It's hard not to laugh at Petersham Nurseries. This year's winner of Tatler's Most Original Restaurant Award is so achingly trendy it's in danger of disappearing up its own fundament. For instance, it employs a woman who calls herself a "forager" and whose job, apparently, is to "forage" for locally manufactured, seasonal produce. She can't be doing a very good job because both the salt and the pepper are imported from Bali. Surely you can buy such condiments closer to home? I may be very much mistaken, but I think there's a branch of Sainsbury's in Richmond.
Of course, for those who subscribe to the local/seasonal dogma, supermarkets are the fount of all evil. Petersham Nurseries is a "produce-led" restaurant, which means that it only buys ingredients from small, specialist suppliers. The walnuts, for instance, are provided by a woman who brings them in on the Eurostar from France, while the blood oranges are from a farmer in Sicily. Needless to say, such produce doesn't come cheap. One of the ironies of local/seasonal restaurants like this is that their "small is beautiful" philosophy doesn't apply to their own prices. My starter of cod's roe was £14. The "forager" explained that it came from a smokerie in Orford and, while I'm glad that this small business is being kept alive by the patronage of Petersham Nurseries, it would be nice if such compassion was extended to the restaurant's customers.
Then again, perhaps they can afford to take the hit. Petersham Nurseries is a garden centre as well as a restaurant and if the price of the second-hand furniture is anything to go by the local customers are pretty well-heeled. A rotting park bench, for instance, was on sale for £1,000, while a set of rusty garden chairs were retailing for £450 each. After those figures, who's going to complain about a plate of mezze for £17? It's a steal, particularly when you consider that the dandelion leaves adorning it were grown by no less a personage than Lucy Gray, daughter of the River Café's Rose Gray.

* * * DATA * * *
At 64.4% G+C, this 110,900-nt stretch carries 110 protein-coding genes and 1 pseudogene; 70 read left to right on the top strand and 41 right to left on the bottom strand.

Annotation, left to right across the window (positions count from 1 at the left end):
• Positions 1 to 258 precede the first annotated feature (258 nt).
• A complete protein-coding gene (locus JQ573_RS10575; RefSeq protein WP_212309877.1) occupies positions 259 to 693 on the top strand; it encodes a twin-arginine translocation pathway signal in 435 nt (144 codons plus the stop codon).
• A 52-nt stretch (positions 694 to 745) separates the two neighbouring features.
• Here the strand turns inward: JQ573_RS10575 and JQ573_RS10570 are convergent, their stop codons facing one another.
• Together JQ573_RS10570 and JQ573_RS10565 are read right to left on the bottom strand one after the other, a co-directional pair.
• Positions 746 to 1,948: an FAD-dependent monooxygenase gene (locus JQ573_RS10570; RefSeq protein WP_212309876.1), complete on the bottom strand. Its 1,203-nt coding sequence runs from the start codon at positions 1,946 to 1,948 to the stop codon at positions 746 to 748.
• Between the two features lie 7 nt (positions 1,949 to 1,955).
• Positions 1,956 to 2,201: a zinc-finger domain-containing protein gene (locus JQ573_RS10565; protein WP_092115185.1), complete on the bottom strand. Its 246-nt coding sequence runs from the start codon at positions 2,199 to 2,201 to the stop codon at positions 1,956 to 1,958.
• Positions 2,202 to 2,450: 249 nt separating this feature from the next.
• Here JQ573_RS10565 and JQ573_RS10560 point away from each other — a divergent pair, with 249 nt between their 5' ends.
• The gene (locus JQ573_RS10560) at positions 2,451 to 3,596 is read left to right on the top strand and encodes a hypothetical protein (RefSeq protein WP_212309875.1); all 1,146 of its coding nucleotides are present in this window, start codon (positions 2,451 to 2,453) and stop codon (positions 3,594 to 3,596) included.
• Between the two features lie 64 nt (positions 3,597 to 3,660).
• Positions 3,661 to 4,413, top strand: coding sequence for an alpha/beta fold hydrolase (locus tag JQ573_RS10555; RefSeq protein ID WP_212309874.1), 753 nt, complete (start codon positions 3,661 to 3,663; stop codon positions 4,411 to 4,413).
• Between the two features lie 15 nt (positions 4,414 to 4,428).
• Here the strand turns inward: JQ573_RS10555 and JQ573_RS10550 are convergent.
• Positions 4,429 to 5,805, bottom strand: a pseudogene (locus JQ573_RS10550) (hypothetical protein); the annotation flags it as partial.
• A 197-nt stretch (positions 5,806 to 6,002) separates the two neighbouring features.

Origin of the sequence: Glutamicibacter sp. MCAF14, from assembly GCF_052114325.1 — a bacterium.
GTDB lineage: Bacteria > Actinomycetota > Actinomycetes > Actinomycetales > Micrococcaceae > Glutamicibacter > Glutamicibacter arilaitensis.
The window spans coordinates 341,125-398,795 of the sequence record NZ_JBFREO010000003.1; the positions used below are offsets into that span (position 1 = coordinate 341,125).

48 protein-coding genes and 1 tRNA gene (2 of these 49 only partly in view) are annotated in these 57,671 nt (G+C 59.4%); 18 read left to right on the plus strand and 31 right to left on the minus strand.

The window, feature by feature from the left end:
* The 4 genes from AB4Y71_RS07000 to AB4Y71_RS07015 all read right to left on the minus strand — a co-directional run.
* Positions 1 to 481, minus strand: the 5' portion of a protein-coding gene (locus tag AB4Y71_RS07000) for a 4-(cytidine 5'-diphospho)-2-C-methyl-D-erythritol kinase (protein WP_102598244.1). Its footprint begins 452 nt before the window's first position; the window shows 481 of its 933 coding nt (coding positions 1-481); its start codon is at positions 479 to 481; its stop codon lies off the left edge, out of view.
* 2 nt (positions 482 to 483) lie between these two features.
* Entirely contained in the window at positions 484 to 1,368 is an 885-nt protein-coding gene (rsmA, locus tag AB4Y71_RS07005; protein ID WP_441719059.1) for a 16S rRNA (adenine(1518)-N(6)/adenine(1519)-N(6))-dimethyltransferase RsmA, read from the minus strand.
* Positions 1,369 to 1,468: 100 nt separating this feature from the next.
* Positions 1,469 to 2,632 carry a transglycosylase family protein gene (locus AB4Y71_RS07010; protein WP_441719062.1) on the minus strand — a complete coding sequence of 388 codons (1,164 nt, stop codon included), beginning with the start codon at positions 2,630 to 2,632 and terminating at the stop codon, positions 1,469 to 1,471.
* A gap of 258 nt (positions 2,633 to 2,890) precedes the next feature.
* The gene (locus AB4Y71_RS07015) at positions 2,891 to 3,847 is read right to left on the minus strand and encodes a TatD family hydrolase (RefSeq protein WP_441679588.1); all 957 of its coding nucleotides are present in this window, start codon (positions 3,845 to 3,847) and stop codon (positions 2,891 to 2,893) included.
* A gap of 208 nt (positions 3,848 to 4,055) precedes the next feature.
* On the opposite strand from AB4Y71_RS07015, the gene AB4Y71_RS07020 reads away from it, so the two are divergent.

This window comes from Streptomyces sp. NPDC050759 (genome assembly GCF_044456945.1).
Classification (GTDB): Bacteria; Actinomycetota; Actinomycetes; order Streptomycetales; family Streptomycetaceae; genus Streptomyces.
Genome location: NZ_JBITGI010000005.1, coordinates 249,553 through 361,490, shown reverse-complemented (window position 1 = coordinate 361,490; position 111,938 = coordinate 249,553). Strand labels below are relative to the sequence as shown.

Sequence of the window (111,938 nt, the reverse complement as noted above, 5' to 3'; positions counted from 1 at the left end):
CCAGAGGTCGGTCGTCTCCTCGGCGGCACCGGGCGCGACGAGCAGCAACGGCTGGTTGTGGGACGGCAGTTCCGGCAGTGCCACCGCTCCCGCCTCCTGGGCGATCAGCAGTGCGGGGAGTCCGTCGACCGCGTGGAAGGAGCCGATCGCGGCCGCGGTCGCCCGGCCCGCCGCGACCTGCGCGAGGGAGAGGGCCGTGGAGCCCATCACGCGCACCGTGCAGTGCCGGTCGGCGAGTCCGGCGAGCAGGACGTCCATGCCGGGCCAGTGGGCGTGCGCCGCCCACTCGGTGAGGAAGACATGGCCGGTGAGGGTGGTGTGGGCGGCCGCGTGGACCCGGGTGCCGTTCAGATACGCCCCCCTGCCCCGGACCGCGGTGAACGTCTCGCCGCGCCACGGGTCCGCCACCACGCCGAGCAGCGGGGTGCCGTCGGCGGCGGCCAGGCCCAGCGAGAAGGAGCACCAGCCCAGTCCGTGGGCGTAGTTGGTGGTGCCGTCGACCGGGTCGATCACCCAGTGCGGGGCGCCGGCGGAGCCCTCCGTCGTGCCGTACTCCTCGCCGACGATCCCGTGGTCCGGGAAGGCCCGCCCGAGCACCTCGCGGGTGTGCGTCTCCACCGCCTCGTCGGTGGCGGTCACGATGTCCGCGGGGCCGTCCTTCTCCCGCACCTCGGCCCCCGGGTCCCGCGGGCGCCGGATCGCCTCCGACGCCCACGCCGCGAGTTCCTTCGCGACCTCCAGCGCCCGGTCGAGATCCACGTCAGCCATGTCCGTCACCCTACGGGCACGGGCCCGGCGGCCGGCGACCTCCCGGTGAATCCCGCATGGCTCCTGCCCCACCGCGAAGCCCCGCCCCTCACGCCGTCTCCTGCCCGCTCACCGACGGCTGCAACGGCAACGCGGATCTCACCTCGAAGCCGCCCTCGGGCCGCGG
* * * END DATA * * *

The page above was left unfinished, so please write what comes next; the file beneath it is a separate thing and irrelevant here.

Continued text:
The reputation of Petersham Nurseries owes at least as much to these sorts of connections as it does to the food. The head chef is Skye Gyngell, who, in addition to being the daughter of the late Bruce Gyngell, is the food editor of Vogue. That's not to say she isn't a talent in her own right. My cod's roe was excellent and my main course of meatballs accompanied by wild cherries was pretty good, too. I'm just not convinced any other restaurant this far off the beaten track--you have to wade through an acre of mud to get there--could charge £109.12 for a meal for two that didn't include pudding or a bottle of wine.
On the afternoon I went there my fellow customers were, almost exclusively, yummy mummies. They looked like the pampered wives of investment bankers who were stopping off for a plate of Puy Lentils in between a trip to Planet Organic and a visit to the local spa. "Another long, exhausting day, another thousand dollars," as Stephen Sondheim put it in 'The Ladies Who Lunch'.
The most striking thing about Petersham Nurseries is the setting. After trudging down a muddy path near Richmond Park, you enter a labyrinth of greenhouses, eventually ending up in a particularly large one where the "café" is situated (the owners don't call it a "restaurant"). The floor is covered in earth, but lest you think this is common-or-garden dirt, I should point out that it comes from Norfolk. Once again, I couldn't help feeling the "forager" had let the side down. Did she really have to journey over 100 miles to find some local/seasonal dirt? This is particularly baffling when you consider that Petersham Nurseries is surrounded on all sides by mud.
As a monument to all the most absurd culinary trends of the moment, Petersham Nurseries is second-to-none. But as a restaurant--sorry, café--I suspect the emperor may not be wearing any clothes.